Back in 2010, a group calling itself Green Tech Automotive convinced officials in Mississippi to give it $6.4 million in start-up funds in exchange for a commitment to build a factory to make electric passenger vehicles (based on dubious Chinese technology) there and create thousands of high-tech, well-paying jobs for local low-skilled persons.
At the time, GTA was headed by Terry McAuliffe, who soon departed GTA and in 2013 was elected governor of Virginia.
The plant was built in the town of Horn Lake, but the product was a disaster and after selling a few hundred cars, the factory closed in 2017. Mississippi is calling the entire episode a fraud, and is suing GTA in an attempt to recover its funds.
Around 2014, a Chinese tissue paper manufacturer called Tranlin approached state and local officials in Virginia with a proposal to construct a massive project in Chesterfield County to make facial and bathroom tissue papers for the American market from agricultural residues — corn stalks and wheat straw — using a new, revolutionary and secret process.
Tranlin would invest $2 billion and hire 2,000 local workers at $50,000 per year each. In return, the Virginia governmental units involved needed to pony up $29.5 million in up-front incentives. The money was paid, land was purchased, a ground breaking ceremony featuring an enthusiastic Gov. McAuliffe took place, and then — nothing.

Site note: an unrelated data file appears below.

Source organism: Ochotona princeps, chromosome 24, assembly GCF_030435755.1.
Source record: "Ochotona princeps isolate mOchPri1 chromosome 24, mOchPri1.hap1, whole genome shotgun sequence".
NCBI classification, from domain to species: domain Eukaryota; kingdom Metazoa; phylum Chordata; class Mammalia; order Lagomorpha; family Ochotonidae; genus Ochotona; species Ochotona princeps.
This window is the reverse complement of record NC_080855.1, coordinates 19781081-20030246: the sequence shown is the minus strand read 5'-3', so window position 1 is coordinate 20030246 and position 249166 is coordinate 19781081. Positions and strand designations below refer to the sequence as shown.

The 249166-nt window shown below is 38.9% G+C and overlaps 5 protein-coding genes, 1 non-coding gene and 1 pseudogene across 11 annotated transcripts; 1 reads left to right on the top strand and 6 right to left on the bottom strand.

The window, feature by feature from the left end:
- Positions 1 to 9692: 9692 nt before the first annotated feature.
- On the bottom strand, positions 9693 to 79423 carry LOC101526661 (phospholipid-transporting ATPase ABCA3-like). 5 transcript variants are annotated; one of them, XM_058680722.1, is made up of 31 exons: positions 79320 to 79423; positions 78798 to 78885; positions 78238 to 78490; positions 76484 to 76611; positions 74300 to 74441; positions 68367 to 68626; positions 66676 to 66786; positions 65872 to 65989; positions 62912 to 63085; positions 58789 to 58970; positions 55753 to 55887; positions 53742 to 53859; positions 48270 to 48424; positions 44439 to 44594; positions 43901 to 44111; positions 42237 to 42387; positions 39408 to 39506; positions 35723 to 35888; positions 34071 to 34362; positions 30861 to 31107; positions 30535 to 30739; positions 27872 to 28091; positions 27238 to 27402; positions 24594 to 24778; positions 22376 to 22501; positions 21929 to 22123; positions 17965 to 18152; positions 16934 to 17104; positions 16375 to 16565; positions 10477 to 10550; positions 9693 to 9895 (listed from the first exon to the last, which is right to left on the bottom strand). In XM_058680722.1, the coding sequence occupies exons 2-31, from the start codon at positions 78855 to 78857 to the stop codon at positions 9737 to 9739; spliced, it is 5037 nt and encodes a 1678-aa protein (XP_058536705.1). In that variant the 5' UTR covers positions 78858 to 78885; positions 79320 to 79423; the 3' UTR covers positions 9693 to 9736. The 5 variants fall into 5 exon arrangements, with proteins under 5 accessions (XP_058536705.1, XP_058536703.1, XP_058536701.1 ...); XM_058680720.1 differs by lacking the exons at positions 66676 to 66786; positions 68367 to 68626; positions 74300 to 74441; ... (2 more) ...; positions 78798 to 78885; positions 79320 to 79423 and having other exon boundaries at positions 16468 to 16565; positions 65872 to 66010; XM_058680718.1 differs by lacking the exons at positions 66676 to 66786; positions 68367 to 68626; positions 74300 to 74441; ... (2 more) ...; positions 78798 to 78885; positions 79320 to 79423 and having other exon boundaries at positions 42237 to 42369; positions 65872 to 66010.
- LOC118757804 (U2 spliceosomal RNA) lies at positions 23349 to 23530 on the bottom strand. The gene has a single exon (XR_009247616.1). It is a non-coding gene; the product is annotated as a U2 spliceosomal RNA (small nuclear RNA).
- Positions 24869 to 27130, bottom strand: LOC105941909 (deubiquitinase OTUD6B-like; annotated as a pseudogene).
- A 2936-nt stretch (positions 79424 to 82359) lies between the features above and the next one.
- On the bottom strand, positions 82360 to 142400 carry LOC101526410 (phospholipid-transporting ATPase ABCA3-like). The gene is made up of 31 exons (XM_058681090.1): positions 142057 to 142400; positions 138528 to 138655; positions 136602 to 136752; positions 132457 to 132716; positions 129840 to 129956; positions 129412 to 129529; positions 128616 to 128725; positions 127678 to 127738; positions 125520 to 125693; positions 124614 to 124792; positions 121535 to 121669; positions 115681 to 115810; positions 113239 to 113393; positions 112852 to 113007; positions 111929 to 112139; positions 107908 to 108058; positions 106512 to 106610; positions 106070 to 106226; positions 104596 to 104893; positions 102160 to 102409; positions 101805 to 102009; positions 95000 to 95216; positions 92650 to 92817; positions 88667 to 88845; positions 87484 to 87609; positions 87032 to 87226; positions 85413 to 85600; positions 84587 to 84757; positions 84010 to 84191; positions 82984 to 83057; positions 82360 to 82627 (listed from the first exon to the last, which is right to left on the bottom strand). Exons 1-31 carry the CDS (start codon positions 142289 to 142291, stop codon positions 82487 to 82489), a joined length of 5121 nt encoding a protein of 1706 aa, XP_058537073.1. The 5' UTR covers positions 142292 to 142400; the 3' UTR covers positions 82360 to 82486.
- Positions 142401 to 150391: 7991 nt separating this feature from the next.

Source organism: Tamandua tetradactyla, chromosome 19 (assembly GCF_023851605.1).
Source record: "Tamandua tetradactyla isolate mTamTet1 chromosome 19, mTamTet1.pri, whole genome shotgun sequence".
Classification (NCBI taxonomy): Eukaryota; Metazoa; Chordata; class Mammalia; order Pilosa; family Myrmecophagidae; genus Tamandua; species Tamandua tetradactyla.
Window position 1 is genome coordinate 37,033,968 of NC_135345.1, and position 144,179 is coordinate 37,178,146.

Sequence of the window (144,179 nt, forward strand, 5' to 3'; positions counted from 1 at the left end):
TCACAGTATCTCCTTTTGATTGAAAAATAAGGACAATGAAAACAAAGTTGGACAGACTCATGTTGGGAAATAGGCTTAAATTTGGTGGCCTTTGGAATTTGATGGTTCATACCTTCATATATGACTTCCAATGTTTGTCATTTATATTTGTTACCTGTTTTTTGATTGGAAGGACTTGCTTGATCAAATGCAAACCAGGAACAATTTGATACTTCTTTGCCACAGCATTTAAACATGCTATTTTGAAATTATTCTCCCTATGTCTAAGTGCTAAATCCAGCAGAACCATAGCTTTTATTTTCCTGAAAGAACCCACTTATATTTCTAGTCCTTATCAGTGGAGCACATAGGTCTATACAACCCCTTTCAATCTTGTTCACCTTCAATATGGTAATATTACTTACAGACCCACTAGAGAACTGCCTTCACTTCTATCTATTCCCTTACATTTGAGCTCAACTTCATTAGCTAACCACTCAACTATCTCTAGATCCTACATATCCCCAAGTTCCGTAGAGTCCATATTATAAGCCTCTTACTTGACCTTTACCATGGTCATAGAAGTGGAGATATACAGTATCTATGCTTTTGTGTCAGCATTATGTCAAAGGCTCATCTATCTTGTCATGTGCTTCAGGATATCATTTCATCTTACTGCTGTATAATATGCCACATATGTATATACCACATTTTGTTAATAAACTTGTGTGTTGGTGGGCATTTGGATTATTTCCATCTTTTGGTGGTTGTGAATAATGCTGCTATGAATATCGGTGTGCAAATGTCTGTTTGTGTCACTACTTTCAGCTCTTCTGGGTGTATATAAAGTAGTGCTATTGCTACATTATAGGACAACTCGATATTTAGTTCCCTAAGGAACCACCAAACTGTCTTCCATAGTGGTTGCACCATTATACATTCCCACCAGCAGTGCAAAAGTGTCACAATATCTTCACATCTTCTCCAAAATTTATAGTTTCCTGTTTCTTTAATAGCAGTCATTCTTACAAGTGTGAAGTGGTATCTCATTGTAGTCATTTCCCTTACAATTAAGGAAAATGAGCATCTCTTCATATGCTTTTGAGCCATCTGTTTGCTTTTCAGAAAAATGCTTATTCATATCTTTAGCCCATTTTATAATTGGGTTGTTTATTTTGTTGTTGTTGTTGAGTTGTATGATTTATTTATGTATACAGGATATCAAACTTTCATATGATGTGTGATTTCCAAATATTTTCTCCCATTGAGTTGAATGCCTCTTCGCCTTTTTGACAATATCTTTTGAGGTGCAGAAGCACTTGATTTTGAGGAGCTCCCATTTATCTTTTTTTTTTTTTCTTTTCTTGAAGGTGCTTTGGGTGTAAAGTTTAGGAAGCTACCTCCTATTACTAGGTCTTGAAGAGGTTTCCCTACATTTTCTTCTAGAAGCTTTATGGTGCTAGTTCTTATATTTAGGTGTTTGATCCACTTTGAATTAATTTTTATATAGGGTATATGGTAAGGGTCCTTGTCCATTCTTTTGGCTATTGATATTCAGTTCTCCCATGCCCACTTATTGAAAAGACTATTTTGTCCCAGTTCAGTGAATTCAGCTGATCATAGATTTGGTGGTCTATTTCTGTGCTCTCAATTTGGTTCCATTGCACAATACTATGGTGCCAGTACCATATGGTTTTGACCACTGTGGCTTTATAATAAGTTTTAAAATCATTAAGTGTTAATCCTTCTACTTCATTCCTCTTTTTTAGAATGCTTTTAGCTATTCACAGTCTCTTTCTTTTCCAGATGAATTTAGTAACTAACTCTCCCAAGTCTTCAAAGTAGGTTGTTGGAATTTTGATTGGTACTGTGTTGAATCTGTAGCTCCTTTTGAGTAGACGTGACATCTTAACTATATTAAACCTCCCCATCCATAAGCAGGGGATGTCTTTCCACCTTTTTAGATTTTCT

After a few years, Tranlin came forward to say that the project start-up was delayed because of technical issues, but that everything was still moving ahead. However, in 2017, when Tranlin was supposed to repay $5 million of the up-front money, it proposed to only give back $150,000 and delay future repayments as well.
One needs to remember that leading world-class manufacturers of personal tissue products are obsessed by the need to make their products as soft and pure as possible. Companies such as Georgia-Pacific, Kimberly Clark and Proctor & Gamble would never consider corn stalks as a suitable raw material, nor would most American housewives. To oldsters such as myself, with rural roots, it recalls the old phrase “rough as a cob.”
In addition, suburban Richmond is not like Iowa, surrounded by millions of acres of agricultural activity suitable for generating huge quantities of stalks and straw. I do not know how this latest fiasco will play out, but I doubt that it will end well.
Richard M. Ludwig
James City county